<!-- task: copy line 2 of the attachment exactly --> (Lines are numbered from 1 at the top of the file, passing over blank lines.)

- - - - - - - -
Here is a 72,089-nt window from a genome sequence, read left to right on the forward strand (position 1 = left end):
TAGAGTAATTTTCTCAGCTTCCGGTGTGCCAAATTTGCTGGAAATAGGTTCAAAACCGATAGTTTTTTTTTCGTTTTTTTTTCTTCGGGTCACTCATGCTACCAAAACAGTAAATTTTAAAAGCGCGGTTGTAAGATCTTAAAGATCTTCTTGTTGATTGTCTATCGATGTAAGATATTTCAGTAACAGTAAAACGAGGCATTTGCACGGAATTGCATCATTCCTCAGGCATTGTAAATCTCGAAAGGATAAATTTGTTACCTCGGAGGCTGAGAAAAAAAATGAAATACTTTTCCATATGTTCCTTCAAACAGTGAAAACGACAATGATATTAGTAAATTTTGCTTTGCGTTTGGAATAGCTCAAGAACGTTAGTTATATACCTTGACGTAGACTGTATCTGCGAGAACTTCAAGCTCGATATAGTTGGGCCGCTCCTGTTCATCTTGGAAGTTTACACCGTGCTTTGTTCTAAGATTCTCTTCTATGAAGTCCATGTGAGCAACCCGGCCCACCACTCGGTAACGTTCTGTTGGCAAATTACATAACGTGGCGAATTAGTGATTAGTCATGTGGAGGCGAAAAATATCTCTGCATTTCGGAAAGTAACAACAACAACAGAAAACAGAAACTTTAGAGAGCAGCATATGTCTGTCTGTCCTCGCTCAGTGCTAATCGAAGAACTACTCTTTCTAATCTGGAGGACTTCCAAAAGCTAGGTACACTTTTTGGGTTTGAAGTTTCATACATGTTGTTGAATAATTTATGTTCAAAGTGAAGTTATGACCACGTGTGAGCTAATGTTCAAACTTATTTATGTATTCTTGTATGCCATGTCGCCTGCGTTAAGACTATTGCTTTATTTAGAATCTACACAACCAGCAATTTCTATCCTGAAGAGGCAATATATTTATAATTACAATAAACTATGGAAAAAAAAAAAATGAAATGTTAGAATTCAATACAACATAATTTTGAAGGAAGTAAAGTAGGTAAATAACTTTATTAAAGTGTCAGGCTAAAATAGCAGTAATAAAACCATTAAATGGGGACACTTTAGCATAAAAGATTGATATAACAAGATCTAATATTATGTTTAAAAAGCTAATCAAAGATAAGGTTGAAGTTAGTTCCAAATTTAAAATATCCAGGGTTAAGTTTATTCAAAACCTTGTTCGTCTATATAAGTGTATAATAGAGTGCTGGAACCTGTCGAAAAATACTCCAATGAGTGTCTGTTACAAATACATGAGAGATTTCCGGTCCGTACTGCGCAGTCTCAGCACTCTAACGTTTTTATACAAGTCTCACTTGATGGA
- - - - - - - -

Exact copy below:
TAGAGTAATTTTCTCAGCTTCCGGTGTGCCAAATTTGCTGGAAATAGGTTCAAAACCGATAGTTTTTTTTTCGTTTTTTTTTCTTCGGGTCACTCATGCTACCAAAACAGTAAATTTTAAAAGCGCGGTTGTAAGATCTTAAAGATCTTCTTGTTGATTGTCTATCGATGTAAGATATTTCAGTAACAGTAAAACGAGGCATTTGCACGGAATTGCATCATTCCTCAGGCATTGTAAATCTCGAAAGGATAAATTTGTTACCTCGGAGGCTGAGAAAAAAAATGAAATACTTTTCCATATGTTCCTTCAAACAGTGAAAACGACAATGATATTAGTAAATTTTGCTTTGCGTTTGGAATAGCTCAAGAACGTTAGTTATATACCTTGACGTAGACTGTATCTGCGAGAACTTCAAGCTCGATATAGTTGGGCCGCTCCTGTTCATCTTGGAAGTTTACACCGTGCTTTGTTCTAAGATTCTCTTCTATGAAGTCCATGTGAGCAACCCGGCCCACCACTCGGTAACGTTCTGTTGGCAAATTACATAACGTGGCGAATTAGTGATTAGTCATGTGGAGGCGAAAAATATCTCTGCATTTCGGAAAGTAACAACAACAACAGAAAACAGAAACTTTAGAGAGCAGCATATGTCTGTCTGTCCTCGCTCAGTGCTAATCGAAGAACTACTCTTTCTAATCTGGAGGACTTCCAAAAGCTAGGTACACTTTTTGGGTTTGAAGTTTCATACATGTTGTTGAATAATTTATGTTCAAAGTGAAGTTATGACCACGTGTGAGCTAATGTTCAAACTTATTTATGTATTCTTGTATGCCATGTCGCCTGCGTTAAGACTATTGCTTTATTTAGAATCTACACAACCAGCAATTTCTATCCTGAAGAGGCAATATATTTATAATTACAATAAACTATGGAAAAAAAAAAAATGAAATGTTAGAATTCAATACAACATAATTTTGAAGGAAGTAAAGTAGGTAAATAACTTTATTAAAGTGTCAGGCTAAAATAGCAGTAATAAAACCATTAAATGGGGACACTTTAGCATAAAAGATTGATATAACAAGATCTAATATTATGTTTAAAAAGCTAATCAAAGATAAGGTTGAAGTTAGTTCCAAATTTAAAATATCCAGGGTTAAGTTTATTCAAAACCTTGTTCGTCTATATAAGTGTATAATAGAGTGCTGGAACCTGTCGAAAAATACTCCAATGAGTGTCTGTTACAAATACATGAGAGATTTCCGGTCCGTACTGCGCAGTCTCAGCACTCTAACGTTTTTATACAAGTCTCACTTGATGGA